by HENRY JOM – THE Presbyterian Church has banned congregations from conducting Aboriginal ceremonies during services saying it is not appropriate.
The decision by the church was made at the denomination’s general assembly in Sydney last week, where it was decided the Indigenous ceremonial practices, the Acknowledgement of Country and Welcome to Country, were incompatible with Christian belief.
John McClean, a spokesperson for the Presbyterian Church of Australia, said the general assembly had the authority to determine how worship services were conducted, and those inconsistent with the Bible should not be included.
“When you want to worship, our focus is on God and who He is and praising and celebrating Him,” Mr McClean said.
“And it was decided an Acknowledgement of Country or Welcome to Country would not be appropriate.”
However, the ban did not apply to “other circumstances” outside of worship services held at Presbyterian churches, Mr McClean said.
“I wouldn’t say it’s a ban, the assembly was clear in expressing what it considers would be appropriate in the Presbyterian Church and is relevant to all congregations,” he said.
The church’s 700 congregations will no longer conduct the ceremonies.
Acknowledgment of Country ceremonies have been used to show respect to Indigenous communities and their connections to the land, while Welcome to Country ceremonies are conducted by traditional owners of the land where the ceremony takes place.
However, such ceremonies, which have been used at public events, have been criticised for being overused or tokenistic.
Lyle Shelton, former director of the Australian Christian Lobby, said that the ceremonies were incompatible with Christian practices.
“I don’t think they’re trying to be disrespectful to Aboriginal people, but they’re just trying to acknowledge a higher truth that we as Christians hold,” Mr Shelton told The Epoch Times.
“But it’s not as if someone is going to be prosecuted because they do something different.
“Certainly for Presbyterians, the question of what you do in church as public worship is a particularly sensitive issue.”
“As a Christian, I think we need to be careful about getting into syncretism. There’s a lot in indigenous spirituality, indigenous culture, that draws on a spirituality that is not of the understanding of the one true God, or Jesus Christ, or the Holy Spirit.
“And so to acknowledge anyone, we should acknowledge the Creator of the country, which is Almighty God.
“That’s why I have a problem with Acknowledgements of Country … so I think the Presbyterians are onto something here.”
Indigenous advocate Noel Pearson has also stated that the procedure could be overused.
“When someone opens a meeting, that’s fine, but often I see every speaker then subsequently does their own welcome, it cuts into the meeting, I can tell you,” he told 2GB radio.
“I think it’s an important development but we in Australia are still learning, we’ve got to adopt a sensible approach to rituals in our public life,” he said.
Safina Stewart, an Indigenous Wuthathi and Mabuiag Island woman and a storytelling coordinator at the non-denominational Christian group Common Grace, said the decision by the Presbyterian Church showed how Indigenous spirituality was being used against Indigenous people.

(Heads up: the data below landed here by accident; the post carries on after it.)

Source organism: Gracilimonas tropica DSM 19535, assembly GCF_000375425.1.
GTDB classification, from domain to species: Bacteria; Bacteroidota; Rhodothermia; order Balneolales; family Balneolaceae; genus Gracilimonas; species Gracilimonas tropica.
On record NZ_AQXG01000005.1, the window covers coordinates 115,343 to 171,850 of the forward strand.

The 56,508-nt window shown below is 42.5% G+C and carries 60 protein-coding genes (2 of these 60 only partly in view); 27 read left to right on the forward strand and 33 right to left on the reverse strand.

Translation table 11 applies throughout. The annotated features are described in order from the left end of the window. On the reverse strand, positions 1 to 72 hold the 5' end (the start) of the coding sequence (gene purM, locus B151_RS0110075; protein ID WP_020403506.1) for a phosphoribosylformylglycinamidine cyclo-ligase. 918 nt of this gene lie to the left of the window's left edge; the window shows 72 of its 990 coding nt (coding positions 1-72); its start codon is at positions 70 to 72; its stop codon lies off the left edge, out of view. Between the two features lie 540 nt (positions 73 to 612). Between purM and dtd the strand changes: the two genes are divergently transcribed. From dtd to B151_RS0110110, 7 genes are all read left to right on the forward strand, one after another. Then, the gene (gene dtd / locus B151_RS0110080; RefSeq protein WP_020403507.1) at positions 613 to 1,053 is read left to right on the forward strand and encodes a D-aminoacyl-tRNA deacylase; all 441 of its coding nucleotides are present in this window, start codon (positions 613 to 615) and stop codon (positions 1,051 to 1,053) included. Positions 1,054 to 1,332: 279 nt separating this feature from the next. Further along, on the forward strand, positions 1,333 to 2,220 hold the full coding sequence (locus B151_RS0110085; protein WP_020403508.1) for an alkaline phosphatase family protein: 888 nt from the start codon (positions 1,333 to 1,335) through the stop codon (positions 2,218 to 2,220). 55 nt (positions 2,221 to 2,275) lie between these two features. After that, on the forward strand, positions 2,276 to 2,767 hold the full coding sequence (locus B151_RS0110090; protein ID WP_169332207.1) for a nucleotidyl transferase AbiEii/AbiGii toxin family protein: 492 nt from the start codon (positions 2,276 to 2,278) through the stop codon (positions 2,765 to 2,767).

“It is disappointing and rather extreme and legalistic,” Ms Stewart said, adding the decision speaks of “fear and misunderstanding” about Aboriginal culture.
“The Acknowledgment of Country and the Welcome to Country do not place a particular race above God, the creator. It’s actually the opposite. It’s coming into alignment under the creator as the hosts and the guests,” Ms Stewart said.
However, Reverend Mark Powell, senior minister at the Cornerstone Presbyterian Church in Hobart, noted that “spiritual sovereignty has never been ceded” under the “Uluru Statement from the Heart”.
The statement calls for substantive reform to realise Indigenous rights, through the establishment of an Indigenous Voice to Parliament, as well as a Makarrata Commission. “Makarrata” means to come together after a struggle – or treaty.
“That’s unbiblical,” Mr Powell told ADH TV.
“God is the sovereign and he entrusts that to people as stewards. For any people to say they are the eternal custodians of the land, not only is it pantheism, but it is also giving yourself the right which only God himself has.”
“You need to stop virtue signalling,” he added.
“For us as Christians, we want to come together, particularly each Sunday, each Lord’s Day, and we want to worship Christ. Anything that gets in the way of worshipping Christ is inappropriate.”
In August, Indigenous Senator Jacinta Price called for the scrapping of Welcome to Country ceremonies at sports and other events, saying that it was sending a message to non-Indigenous people that Australia “isn’t your country”.
“There is no problem with acknowledging our history, but rolling out these performances before every sporting event or public gathering is definitely divisive,” Senator Price told The Australian newspaper.
“Australians don’t need to be welcomed to their own country.”
The Presbyterian Church is part of a Protestant denomination with a highly conservative theology in Australia. The more progressive Presbyterian congregations formed the United Church in Australia in the 1970s.
The Presbyterian Church of Australia has been approached for comment but did not respond by press time.PC